When playing complex media, each sound and video sample must be played in a specific order at a specific time. For this purpose, GStreamer provides a synchronization mechanism.
GStreamer provides support for the following use cases:
Non-live sources with access faster than playback rate. This is the case where one is reading media from a file and playing it back in a synchronized fashion. In this case, multiple streams need to be synchronized, like audio, video and subtitles.
Capture and synchronized muxing/mixing of media from multiple live sources. This is a typical use case where you record audio and video from a microphone/camera and mux it into a file for storage.
Streaming from (slow) network streams with buffering. This is the typical web streaming case where you access content from a streaming server with http.
Capture from live source and and playback to live source with configurable latency. This is used when, for example, capture from a camera, apply an effect and display the result. It is also used when streaming low latency content over a network with UDP.
Simultaneous live capture and playback from prerecorded content. This is used in audio recording cases where you play a previously recorded audio and record new samples, the purpose is to have the new audio perfectly in sync with the previously recorded data.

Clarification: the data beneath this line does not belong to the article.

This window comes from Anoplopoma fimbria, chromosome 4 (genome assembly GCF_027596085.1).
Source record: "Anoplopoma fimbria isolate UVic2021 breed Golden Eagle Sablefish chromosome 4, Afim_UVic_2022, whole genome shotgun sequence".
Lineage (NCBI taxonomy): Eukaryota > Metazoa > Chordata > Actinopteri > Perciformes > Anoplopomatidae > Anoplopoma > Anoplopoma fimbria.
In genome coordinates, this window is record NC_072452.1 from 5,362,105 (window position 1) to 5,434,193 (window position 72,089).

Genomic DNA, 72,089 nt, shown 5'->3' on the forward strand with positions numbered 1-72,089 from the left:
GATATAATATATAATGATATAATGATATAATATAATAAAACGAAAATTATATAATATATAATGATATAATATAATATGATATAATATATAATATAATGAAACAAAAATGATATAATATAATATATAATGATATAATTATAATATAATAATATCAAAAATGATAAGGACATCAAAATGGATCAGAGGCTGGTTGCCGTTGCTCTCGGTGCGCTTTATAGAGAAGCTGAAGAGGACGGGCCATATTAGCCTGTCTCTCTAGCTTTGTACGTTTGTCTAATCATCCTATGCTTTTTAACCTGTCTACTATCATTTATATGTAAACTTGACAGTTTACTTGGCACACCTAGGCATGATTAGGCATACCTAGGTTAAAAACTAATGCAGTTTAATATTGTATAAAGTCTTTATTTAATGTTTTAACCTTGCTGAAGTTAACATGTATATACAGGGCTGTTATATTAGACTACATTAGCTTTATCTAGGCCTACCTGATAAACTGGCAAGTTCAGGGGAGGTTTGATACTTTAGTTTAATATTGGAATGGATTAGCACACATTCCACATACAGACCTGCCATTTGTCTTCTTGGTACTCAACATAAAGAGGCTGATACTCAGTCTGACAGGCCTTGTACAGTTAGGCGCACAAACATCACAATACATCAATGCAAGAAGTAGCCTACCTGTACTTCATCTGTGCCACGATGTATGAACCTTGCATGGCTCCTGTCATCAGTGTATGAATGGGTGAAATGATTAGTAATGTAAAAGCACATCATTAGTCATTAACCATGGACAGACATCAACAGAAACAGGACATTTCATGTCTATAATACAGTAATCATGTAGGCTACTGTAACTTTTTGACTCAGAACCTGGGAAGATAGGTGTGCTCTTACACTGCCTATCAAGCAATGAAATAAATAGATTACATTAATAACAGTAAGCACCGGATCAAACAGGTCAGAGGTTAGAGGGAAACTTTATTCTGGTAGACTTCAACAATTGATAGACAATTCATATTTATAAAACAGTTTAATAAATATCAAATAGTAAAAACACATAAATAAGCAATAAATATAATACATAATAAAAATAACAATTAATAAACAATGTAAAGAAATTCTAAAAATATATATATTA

GStreamer uses a
GstClock object, buffer
timestamps and a SEGMENT event to synchronize streams in a pipeline
as we will see in the next sections.
In a typical computer, there are many sources that can be used as a
time source, e.g., the system time, soundcards, CPU performance
counters, ... For this reason, there are many
GstClock implementations available in GStreamer.
The clock time doesn't always start from 0 or from some known value.
Some clocks start counting from some known start date, other clocks start
counting since last reboot, etc...
GstClock returns the
according to that clock with
The absolute-time (or clock time) of a clock is monotonically increasing.
From the absolute-time is a running-time
calculated, which is simply the difference between a previous snapshot
of the absolute-time called the base-time.
running-time = absolute-time - base-time
GstPipeline object maintains a
GstClock object and a base-time when it goes
to the PLAYING state. The pipeline gives a handle to the selected
GstClock to each element in the pipeline along
with selected base-time. The pipeline will select a base-time in such
a way that the running-time reflects the total time spent in the
PLAYING state. As a result, when the pipeline is PAUSED, the
running-time stands still.
Because all objects in the pipeline have the same clock and base-time, they can thus all calculate the running-time according to the pipeline clock.